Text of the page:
Physical symptoms are a pain, but there they are. Headaches, backaches, a profound lack of energy. Then there are other symptoms — social withdrawal, no interest in things I typically enjoy (so frustrating!), exhaustion, a racing mind, a complete lack of focus, dwelling on things I can’t change, feeling worthless, helpless, and like a total failure.
The timing is hard to peg down. Sometimes I know when an episode is coming on because I’ll get a lot of headaches or I’ll feel like someone unplugged me. I have no energy at all. When I start avoiding social interactions and backing out on plans, I’m in it. Sometimes it can’t be predicted at all. For example, earlier today I was laughing and joking around with my brother. I did some work, went to get a shower, and by the time I had my eye makeup on, I was crying it back off. I don’t really know why I started crying. I just felt really sad all of a sudden. That sucks. It’s hard to fix something when you don’t know what’s wrong.
I’m trying. I’m trying to get on with my life and I always try to not let this affect me as much as I possibly can. Sometimes I’m successful; sometimes I’m not. In a heartbreaking twist, it seems that the people I care about the most are always the ones who are affected by “Episodic Renee.”
It’s nothing to be ashamed of. I don’t talk about it a lot, nor with many people, but that’s because I don’t want to be accused of making excuses for myself (because that’s only happened about 89809343 times). For the first year that I was in therapy in college, only two of my friends knew about it. It wasn’t until it became clear that therapy alone was not going to be enough that I finally had to tell my parents. I just didn’t want them to think it was their fault. It’s no one’s fault that I’m like this. There’s a certain stigma about people with mental health disorders, but I want something to be known.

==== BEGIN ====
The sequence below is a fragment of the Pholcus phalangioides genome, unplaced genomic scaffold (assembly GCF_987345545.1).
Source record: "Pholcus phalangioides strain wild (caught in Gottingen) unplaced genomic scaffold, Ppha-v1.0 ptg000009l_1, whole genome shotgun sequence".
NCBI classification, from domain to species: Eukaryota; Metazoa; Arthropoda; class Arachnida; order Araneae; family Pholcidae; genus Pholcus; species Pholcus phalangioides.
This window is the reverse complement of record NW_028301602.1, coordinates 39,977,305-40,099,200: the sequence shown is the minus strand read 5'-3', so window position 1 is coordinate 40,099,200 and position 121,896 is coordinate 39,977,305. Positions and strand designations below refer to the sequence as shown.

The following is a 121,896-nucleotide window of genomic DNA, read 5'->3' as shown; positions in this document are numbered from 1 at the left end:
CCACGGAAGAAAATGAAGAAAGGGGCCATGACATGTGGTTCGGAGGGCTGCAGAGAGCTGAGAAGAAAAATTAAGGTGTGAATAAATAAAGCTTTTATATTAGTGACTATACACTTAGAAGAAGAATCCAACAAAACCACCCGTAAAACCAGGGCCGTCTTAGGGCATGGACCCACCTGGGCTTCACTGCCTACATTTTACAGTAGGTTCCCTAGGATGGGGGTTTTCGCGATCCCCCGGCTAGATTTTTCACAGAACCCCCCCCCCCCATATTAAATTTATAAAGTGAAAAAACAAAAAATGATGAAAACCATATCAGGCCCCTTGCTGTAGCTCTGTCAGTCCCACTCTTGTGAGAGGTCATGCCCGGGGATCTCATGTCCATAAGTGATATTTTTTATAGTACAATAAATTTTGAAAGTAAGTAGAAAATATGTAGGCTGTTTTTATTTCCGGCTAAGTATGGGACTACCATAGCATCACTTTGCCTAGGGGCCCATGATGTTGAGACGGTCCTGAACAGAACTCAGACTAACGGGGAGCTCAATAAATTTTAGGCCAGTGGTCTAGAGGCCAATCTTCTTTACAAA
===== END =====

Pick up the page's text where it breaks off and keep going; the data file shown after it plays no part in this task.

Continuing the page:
I am smart, funny, and nice. I’m thoughtful and loyal and driven. I’m responsible. I hate when people think depression means I somehow shouldn’t be trusted. I’m everything everyone else is. My emotional reactions are just a little bit more intense. I get really sad sometimes. I don’t always know why. I feel broken.
And then I snap out of it. It could be hours, days, weeks, or months. But eventually, it does let up.
I know that this experience is not unique to me. There are so many others out there who go through the same thing. Some of them talk about it; some of them don’t. But what I’m trying to get at here is that we SHOULD be able to talk about it without it being considered whiny or attention-seeking. A friend who will shun you because they don’t feel like dealing with you when you’re down isn’t really a friend. Friends don’t turn their backs when you need them.
Final note: I recommend therapy. Even if you don’t think you need it, it’s really enlightening. I don’t know about you, but talking to someone else (a friend or anyone) when I’m going through something helps so much. If you choose a friend in lieu of therapy, just make sure you don’t make your friend your therapist (inadvertently or otherwise). They don’t take too well to that (and with good reason).
Okay. Extended PSA over. Leaving you with this video of Ingrid Michaelson performing “San Francisco” for two reasons: 1.) I was at this show this past Friday and it was the first time I’d heard this song. It’s beautiful. 2.) It’s really well-suited to this post. Listen to it. The line “When you’re broken, you can’t tell them what went wrong” slays me.
Stay tuned for Frank’s new book review next time!